Better Know a Theorem
I gave an informal talk today on random walks. (Blog entry pre-dated to actual talk date.) In a random walk on the d-dimensional grid, we start at the origin of Zd. At each step, pick one of the d coordinates (uniformly) at random, then flip a coin, and depending on the outcome add +1 or -1 to that coordinate of your position.
In 2 dimensions there is 0 probability of never returning to the origin, while in 3 dimensions there is a positive probability of never returning to the origin. This theorem is due to Polya in 1921. The nicest proofs of this fact seem to be contained in this paper by Doyle and Snell.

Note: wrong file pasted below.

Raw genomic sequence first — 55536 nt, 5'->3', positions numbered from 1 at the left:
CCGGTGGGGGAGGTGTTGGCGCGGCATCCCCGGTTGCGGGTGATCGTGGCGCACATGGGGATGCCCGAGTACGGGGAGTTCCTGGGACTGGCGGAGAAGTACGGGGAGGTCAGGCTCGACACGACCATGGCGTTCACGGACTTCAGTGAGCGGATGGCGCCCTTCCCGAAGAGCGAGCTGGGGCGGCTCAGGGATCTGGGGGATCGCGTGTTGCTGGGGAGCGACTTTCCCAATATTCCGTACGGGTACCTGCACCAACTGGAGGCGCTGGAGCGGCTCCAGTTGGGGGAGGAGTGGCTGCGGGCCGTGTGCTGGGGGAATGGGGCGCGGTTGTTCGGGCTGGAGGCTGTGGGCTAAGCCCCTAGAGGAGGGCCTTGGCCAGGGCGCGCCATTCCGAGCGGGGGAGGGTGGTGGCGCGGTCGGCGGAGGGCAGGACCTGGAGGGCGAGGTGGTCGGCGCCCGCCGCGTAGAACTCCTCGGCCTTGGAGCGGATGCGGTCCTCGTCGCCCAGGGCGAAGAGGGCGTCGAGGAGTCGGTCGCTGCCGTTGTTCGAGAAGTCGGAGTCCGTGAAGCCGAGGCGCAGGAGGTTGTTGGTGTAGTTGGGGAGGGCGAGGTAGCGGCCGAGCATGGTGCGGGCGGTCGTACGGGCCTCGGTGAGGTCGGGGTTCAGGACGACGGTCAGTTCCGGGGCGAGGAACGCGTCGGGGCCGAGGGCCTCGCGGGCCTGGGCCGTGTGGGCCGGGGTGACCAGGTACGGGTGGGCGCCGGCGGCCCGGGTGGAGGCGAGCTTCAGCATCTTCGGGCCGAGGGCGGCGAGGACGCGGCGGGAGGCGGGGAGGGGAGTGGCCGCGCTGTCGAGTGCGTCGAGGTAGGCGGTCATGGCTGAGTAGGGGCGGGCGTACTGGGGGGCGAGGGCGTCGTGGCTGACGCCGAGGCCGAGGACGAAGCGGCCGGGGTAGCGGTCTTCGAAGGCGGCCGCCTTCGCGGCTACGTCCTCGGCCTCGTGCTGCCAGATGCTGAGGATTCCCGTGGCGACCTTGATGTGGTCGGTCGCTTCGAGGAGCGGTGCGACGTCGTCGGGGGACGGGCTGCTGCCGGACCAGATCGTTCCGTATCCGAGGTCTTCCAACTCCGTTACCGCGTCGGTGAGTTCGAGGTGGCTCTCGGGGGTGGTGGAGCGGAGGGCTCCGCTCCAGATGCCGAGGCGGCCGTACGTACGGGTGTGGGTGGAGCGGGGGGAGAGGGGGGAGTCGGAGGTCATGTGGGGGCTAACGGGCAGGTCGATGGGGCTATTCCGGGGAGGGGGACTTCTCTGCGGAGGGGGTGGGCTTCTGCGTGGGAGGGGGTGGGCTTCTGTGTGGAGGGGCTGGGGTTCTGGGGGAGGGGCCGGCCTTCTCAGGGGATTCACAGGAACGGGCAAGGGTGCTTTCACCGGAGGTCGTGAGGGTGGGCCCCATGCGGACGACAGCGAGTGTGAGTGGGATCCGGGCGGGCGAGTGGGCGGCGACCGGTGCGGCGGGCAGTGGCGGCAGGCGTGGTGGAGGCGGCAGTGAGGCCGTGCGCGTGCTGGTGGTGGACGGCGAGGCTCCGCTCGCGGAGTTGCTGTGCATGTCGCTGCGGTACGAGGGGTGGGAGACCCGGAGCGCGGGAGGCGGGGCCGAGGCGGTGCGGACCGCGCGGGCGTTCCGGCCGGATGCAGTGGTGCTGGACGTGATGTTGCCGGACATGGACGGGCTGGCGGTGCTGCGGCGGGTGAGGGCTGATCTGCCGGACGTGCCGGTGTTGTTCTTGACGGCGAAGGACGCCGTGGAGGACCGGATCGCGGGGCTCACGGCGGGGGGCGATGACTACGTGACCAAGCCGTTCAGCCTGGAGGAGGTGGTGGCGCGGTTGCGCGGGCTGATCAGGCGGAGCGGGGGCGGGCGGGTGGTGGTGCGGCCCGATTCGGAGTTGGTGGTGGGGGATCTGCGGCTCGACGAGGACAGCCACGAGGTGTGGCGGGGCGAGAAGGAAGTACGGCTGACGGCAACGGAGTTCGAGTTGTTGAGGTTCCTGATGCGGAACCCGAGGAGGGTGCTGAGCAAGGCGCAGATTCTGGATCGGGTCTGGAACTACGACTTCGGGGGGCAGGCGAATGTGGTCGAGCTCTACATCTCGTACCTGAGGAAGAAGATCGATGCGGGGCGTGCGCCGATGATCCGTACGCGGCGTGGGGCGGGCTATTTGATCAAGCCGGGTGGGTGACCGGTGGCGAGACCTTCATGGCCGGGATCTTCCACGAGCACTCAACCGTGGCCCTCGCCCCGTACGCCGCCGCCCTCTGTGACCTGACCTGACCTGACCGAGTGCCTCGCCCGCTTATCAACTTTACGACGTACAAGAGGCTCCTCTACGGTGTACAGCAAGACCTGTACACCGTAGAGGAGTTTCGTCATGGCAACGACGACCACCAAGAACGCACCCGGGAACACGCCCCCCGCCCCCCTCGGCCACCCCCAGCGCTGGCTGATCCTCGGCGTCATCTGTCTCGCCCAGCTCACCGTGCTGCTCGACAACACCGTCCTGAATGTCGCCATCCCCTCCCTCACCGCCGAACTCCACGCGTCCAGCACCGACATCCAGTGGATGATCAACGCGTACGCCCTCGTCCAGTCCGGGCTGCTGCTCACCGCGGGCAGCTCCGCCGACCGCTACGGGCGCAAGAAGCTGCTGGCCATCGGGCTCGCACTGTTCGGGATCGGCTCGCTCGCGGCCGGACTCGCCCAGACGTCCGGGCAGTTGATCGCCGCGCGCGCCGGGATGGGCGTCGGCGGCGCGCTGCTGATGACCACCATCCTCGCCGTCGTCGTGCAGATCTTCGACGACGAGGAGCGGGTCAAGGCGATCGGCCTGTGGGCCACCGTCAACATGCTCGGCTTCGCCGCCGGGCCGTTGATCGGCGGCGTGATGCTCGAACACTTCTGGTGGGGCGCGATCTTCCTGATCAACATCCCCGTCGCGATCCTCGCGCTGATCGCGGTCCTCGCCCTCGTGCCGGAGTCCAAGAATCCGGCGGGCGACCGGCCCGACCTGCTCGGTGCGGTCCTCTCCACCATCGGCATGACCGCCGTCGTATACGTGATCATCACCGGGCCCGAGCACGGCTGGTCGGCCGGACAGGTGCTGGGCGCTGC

I was thinking of the following today. What if the random walk is a branching process? Consider the random 3D grid walk, but after 100 steps, the walker clones itself and then the two random walkers walk independently. After every further 100 steps, all existing walkers are again cloned. Is the probability that no walkers return to the origin still positive?
Someone pointed out during the talk that a volume argument probably ensures that the origin is eventually hit with probability one: the number of walkers grows exponentially in time, but most of them are a polynomial distance from the origin.
Filed under: b.k.a.t., geometry, probability, randomness | Leave a Comment